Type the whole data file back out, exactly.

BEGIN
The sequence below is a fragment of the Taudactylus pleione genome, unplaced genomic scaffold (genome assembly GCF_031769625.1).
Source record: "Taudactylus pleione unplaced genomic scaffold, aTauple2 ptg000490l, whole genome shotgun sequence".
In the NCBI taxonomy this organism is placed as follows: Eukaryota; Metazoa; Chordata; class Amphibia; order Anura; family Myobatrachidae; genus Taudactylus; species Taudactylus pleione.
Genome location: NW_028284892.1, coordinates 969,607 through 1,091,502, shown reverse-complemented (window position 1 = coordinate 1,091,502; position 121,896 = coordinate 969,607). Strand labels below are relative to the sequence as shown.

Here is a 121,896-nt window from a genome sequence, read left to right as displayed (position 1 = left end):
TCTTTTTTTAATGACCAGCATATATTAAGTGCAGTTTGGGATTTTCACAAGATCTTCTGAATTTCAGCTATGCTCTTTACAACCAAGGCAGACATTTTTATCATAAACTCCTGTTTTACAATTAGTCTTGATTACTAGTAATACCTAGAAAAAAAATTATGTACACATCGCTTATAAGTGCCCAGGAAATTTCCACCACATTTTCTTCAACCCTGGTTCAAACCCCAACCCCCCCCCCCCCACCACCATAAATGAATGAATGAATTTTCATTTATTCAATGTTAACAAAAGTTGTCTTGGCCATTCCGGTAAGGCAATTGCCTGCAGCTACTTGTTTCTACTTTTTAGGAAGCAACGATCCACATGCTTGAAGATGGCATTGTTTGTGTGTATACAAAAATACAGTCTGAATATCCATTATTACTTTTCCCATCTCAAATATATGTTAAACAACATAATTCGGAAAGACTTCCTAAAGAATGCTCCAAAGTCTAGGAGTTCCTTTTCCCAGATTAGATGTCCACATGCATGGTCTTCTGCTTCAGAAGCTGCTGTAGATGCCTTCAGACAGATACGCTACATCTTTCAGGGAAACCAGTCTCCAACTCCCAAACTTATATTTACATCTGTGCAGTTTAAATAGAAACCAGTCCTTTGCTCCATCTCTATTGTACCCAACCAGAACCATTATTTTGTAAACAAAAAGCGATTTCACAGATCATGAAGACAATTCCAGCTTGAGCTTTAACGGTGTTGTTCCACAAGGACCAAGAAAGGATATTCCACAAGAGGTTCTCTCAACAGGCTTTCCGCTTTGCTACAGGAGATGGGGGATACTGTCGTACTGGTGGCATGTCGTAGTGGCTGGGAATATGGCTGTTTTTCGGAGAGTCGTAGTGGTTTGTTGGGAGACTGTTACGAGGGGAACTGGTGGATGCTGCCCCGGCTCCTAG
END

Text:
The sequence below is a fragment of the Taudactylus pleione genome, unplaced genomic scaffold (genome assembly GCF_031769625.1).
Source record: "Taudactylus pleione unplaced genomic scaffold, aTauple2 ptg000490l, whole genome shotgun sequence".
In the NCBI taxonomy this organism is placed as follows: Eukaryota; Metazoa; Chordata; class Amphibia; order Anura; family Myobatrachidae; genus Taudactylus; species Taudactylus pleione.
Genome location: NW_028284892.1, coordinates 969,607 through 1,091,502, shown reverse-complemented (window position 1 = coordinate 1,091,502; position 121,896 = coordinate 969,607). Strand labels below are relative to the sequence as shown.

Here is a 121,896-nt window from a genome sequence, read left to right as displayed (position 1 = left end):
TCTTTTTTTAATGACCAGCATATATTAAGTGCAGTTTGGGATTTTCACAAGATCTTCTGAATTTCAGCTATGCTCTTTACAACCAAGGCAGACATTTTTATCATAAACTCCTGTTTTACAATTAGTCTTGATTACTAGTAATACCTAGAAAAAAAATTATGTACACATCGCTTATAAGTGCCCAGGAAATTTCCACCACATTTTCTTCAACCCTGGTTCAAACCCCAACCCCCCCCCCCCCACCACCATAAATGAATGAATGAATTTTCATTTATTCAATGTTAACAAAAGTTGTCTTGGCCATTCCGGTAAGGCAATTGCCTGCAGCTACTTGTTTCTACTTTTTAGGAAGCAACGATCCACATGCTTGAAGATGGCATTGTTTGTGTGTATACAAAAATACAGTCTGAATATCCATTATTACTTTTCCCATCTCAAATATATGTTAAACAACATAATTCGGAAAGACTTCCTAAAGAATGCTCCAAAGTCTAGGAGTTCCTTTTCCCAGATTAGATGTCCACATGCATGGTCTTCTGCTTCAGAAGCTGCTGTAGATGCCTTCAGACAGATACGCTACATCTTTCAGGGAAACCAGTCTCCAACTCCCAAACTTATATTTACATCTGTGCAGTTTAAATAGAAACCAGTCCTTTGCTCCATCTCTATTGTACCCAACCAGAACCATTATTTTGTAAACAAAAAGCGATTTCACAGATCATGAAGACAATTCCAGCTTGAGCTTTAACGGTGTTGTTCCACAAGGACCAAGAAAGGATATTCCACAAGAGGTTCTCTCAACAGGCTTTCCGCTTTGCTACAGGAGATGGGGGATACTGTCGTACTGGTGGCATGTCGTAGTGGCTGGGAATATGGCTGTTTTTCGGAGAGTCGTAGTGGTTTGTTGGGAGACTGTTACGAGGGGAACTGGTGGATGCTGCCCCGGCTCCTAG